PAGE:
In our January 2020 Outlook we concluded that the world in general looked poised for persistent growth which, while at a fairly modest level generally, would continue to support risk assets for the next 12 to 18 months.
We noted, however, that there were potential risks to this result in the form of unexpected exogenous causes that one could speculate as to the sources, but not predict with any accuracy the specifics in terms of either timing or severity. But we didn’t see this one coming at all.
We don’t think anyone did. Yet here we are with U.S. equity markets down and oil prices crashing to new lows. The negative GDP is likely defining a global recession and jobs are disappearing faster than ever before.
This is the most dramatic and far-reaching negative surprise that any of us have ever experienced. The question on everyone’s mind now is of course: What comes next? We think there are three stages that are relevant to seeking an answer to that question.
While some might argue that a global pandemic could have been prevented, it wasn’t; that ship has sailed. The most we can do from this one is to learn from our mistakes in order to do the best we can to avoid the next outbreak.
It does seem that global cooperation and communication may be one of those places where process improvement is possible, yet global anything feels like another vessel having left port.
We hope that the folks at W.H.O. are, in their rare spare moments, forming task forces and such to examine what can be done in the future. Certainly some mechanism for an expanded effort to quickly develop vaccinations or other treatments would seem to be a fairly reasoned response.
This is, of course, where we are now. Webster defines this stage as “making a problem less severe.” From physical distancing (we prefer this as a descriptor, as you should seek to be very social just via non-contact forms) to washing hands/parcels/groceries, etc. to travel restrictions, this has been painful for most of us in one way or another.
However, this effect of this process has been varied, depending upon circumstances. For some it meant the almost immediate loss of jobs, often for people with little or no savings.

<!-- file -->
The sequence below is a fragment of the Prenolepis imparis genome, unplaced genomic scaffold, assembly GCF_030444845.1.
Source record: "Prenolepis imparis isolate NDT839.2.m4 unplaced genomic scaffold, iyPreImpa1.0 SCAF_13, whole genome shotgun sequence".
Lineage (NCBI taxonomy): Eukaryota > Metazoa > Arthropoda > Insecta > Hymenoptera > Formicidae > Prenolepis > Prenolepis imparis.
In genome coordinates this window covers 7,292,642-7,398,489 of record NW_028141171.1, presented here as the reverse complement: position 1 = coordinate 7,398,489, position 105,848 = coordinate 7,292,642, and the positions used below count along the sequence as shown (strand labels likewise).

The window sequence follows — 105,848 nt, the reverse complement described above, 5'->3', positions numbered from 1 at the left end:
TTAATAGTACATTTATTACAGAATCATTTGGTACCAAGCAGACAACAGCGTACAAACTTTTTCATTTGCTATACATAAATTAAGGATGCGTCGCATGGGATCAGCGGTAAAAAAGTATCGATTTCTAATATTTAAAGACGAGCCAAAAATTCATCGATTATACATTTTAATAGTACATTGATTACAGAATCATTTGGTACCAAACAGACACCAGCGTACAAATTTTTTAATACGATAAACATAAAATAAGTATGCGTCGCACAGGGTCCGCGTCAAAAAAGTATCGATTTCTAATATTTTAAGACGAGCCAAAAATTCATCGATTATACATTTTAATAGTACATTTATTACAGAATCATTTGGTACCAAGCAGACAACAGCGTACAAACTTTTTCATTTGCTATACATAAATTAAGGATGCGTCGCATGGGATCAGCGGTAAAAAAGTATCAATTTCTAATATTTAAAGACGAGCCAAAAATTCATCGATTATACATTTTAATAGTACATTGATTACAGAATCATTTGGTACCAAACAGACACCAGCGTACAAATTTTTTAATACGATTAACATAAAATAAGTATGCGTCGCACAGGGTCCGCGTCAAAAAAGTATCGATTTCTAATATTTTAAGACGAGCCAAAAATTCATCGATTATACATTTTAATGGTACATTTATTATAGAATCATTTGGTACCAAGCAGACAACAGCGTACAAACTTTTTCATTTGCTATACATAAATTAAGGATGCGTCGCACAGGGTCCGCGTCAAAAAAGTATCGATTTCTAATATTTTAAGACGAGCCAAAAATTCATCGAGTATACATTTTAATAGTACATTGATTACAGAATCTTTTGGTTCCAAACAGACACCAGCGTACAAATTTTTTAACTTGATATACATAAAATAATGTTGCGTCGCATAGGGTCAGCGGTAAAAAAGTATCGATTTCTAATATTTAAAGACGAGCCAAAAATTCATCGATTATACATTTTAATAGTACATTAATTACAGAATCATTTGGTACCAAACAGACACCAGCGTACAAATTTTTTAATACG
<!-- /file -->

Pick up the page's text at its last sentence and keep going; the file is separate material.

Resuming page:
For others it was a reduction in assets designated for a hopefully long and self-reliant retirement. Restaurant workers were told to go home without a paycheck, while healthcare workers became overwhelmed by long, hard and dangerous hours.
There is one class of people who are adjusting to WFH (working from home), while others are deciding whether to pay the rent or the car loan. We have been told that the virus is very egalitarian in that it doesn’t care who you are or what you do for a living, yet it has inordinately struck down citizens who live in close proximity to one another, particularly central cities and people of color.
Despite these trials and tribulations, the world will persevere. Asset values will recover and businesses will come back to health, albeit at different speeds, degrees and characteristics. Jobs will return and we will buy appliances and the other stuff we want and need.
A key question is one of the many uncertainties: when will we return to “normal”? At this point, the answer to this is a very certain: no one truly knows. A related and important question that we can and should begin to wrestle with is: what will be different?
Without some form of massive and highly effective immunization this virus is likely to revisit us or resurge even after having been successfully mitigated this time around.